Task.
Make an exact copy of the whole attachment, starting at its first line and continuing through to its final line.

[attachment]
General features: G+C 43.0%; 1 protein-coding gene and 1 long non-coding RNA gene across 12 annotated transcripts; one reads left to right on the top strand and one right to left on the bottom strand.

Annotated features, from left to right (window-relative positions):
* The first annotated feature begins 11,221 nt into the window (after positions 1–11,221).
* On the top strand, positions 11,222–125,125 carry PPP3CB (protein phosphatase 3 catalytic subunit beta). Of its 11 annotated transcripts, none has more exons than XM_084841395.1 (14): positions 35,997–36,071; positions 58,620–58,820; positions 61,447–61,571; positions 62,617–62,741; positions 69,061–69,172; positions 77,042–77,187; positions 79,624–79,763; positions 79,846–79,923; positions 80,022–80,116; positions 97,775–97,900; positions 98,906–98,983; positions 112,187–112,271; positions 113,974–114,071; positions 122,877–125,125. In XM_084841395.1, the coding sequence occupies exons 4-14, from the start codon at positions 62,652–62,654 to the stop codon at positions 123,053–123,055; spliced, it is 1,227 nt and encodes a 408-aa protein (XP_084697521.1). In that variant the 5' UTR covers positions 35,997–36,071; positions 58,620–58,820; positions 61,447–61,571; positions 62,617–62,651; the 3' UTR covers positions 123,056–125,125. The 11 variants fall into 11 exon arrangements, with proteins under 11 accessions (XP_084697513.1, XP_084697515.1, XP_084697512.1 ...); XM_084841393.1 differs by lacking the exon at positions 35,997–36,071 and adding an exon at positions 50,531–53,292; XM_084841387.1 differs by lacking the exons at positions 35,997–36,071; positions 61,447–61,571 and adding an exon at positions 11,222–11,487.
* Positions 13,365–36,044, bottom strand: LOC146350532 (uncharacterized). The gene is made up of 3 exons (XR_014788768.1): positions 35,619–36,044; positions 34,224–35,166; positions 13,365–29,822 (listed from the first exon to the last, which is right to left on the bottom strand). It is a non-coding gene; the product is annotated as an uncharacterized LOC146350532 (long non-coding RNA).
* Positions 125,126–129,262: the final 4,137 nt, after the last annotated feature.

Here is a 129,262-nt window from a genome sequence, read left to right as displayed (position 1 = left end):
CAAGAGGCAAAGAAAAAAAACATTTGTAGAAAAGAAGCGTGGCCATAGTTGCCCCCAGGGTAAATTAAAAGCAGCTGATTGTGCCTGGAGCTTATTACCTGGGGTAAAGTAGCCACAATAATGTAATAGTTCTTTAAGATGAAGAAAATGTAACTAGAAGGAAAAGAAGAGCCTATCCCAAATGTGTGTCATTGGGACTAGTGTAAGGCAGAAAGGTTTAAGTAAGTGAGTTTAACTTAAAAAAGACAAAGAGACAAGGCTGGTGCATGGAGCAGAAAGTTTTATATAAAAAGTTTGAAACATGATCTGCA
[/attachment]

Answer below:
General features: G+C 43.0%; 1 protein-coding gene and 1 long non-coding RNA gene across 12 annotated transcripts; one reads left to right on the top strand and one right to left on the bottom strand.

Annotated features, from left to right (window-relative positions):
* The first annotated feature begins 11,221 nt into the window (after positions 1–11,221).
* On the top strand, positions 11,222–125,125 carry PPP3CB (protein phosphatase 3 catalytic subunit beta). Of its 11 annotated transcripts, none has more exons than XM_084841395.1 (14): positions 35,997–36,071; positions 58,620–58,820; positions 61,447–61,571; positions 62,617–62,741; positions 69,061–69,172; positions 77,042–77,187; positions 79,624–79,763; positions 79,846–79,923; positions 80,022–80,116; positions 97,775–97,900; positions 98,906–98,983; positions 112,187–112,271; positions 113,974–114,071; positions 122,877–125,125. In XM_084841395.1, the coding sequence occupies exons 4-14, from the start codon at positions 62,652–62,654 to the stop codon at positions 123,053–123,055; spliced, it is 1,227 nt and encodes a 408-aa protein (XP_084697521.1). In that variant the 5' UTR covers positions 35,997–36,071; positions 58,620–58,820; positions 61,447–61,571; positions 62,617–62,651; the 3' UTR covers positions 123,056–125,125. The 11 variants fall into 11 exon arrangements, with proteins under 11 accessions (XP_084697513.1, XP_084697515.1, XP_084697512.1 ...); XM_084841393.1 differs by lacking the exon at positions 35,997–36,071 and adding an exon at positions 50,531–53,292; XM_084841387.1 differs by lacking the exons at positions 35,997–36,071; positions 61,447–61,571 and adding an exon at positions 11,222–11,487.
* Positions 13,365–36,044, bottom strand: LOC146350532 (uncharacterized). The gene is made up of 3 exons (XR_014788768.1): positions 35,619–36,044; positions 34,224–35,166; positions 13,365–29,822 (listed from the first exon to the last, which is right to left on the bottom strand). It is a non-coding gene; the product is annotated as an uncharacterized LOC146350532 (long non-coding RNA).
* Positions 125,126–129,262: the final 4,137 nt, after the last annotated feature.

Here is a 129,262-nt window from a genome sequence, read left to right as displayed (position 1 = left end):
CAAGAGGCAAAGAAAAAAAACATTTGTAGAAAAGAAGCGTGGCCATAGTTGCCCCCAGGGTAAATTAAAAGCAGCTGATTGTGCCTGGAGCTTATTACCTGGGGTAAAGTAGCCACAATAATGTAATAGTTCTTTAAGATGAAGAAAATGTAACTAGAAGGAAAAGAAGAGCCTATCCCAAATGTGTGTCATTGGGACTAGTGTAAGGCAGAAAGGTTTAAGTAAGTGAGTTTAACTTAAAAAAGACAAAGAGACAAGGCTGGTGCATGGAGCAGAAAGTTTTATATAAAAAGTTTGAAACATGATCTGCA